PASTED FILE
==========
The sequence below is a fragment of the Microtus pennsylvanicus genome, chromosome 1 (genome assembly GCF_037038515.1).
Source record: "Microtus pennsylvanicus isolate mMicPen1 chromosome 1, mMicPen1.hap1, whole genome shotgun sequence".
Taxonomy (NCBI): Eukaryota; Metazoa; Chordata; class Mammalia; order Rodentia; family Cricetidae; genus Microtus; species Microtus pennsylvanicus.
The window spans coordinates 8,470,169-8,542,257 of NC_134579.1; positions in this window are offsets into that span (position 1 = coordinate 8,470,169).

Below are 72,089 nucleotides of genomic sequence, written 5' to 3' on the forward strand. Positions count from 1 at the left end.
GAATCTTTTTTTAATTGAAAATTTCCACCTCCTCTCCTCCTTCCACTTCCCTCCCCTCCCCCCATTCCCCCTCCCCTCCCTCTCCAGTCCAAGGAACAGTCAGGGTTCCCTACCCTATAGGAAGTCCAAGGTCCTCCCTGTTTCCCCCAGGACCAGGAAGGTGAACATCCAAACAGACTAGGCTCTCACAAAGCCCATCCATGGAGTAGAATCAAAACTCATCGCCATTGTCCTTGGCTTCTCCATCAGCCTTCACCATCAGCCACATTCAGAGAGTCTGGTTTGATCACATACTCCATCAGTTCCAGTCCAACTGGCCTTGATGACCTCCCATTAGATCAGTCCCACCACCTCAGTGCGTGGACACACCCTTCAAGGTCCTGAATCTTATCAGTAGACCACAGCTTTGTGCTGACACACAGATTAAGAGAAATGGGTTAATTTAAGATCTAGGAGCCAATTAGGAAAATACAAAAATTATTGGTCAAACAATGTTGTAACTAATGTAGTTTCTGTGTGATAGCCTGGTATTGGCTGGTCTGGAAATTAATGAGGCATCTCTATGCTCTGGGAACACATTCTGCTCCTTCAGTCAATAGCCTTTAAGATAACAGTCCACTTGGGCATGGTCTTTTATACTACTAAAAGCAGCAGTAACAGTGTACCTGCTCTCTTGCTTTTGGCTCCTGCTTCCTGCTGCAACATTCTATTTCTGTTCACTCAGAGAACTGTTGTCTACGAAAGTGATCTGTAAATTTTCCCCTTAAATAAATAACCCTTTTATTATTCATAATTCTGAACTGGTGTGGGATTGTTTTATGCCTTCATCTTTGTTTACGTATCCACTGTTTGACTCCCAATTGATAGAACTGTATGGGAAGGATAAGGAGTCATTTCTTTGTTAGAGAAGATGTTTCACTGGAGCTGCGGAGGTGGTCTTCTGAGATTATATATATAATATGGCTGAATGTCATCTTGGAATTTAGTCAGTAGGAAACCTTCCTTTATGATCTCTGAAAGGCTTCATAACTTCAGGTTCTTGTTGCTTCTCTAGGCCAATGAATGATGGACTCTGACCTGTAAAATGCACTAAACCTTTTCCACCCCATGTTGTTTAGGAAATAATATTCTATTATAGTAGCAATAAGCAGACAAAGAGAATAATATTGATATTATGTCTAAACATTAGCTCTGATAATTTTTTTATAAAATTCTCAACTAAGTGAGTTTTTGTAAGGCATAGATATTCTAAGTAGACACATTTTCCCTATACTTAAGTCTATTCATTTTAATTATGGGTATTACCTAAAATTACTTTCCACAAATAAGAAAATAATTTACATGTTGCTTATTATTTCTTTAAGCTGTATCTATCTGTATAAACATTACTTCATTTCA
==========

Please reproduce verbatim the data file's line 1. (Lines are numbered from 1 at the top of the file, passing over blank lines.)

The sequence below is a fragment of the Microtus pennsylvanicus genome, chromosome 1 (genome assembly GCF_037038515.1).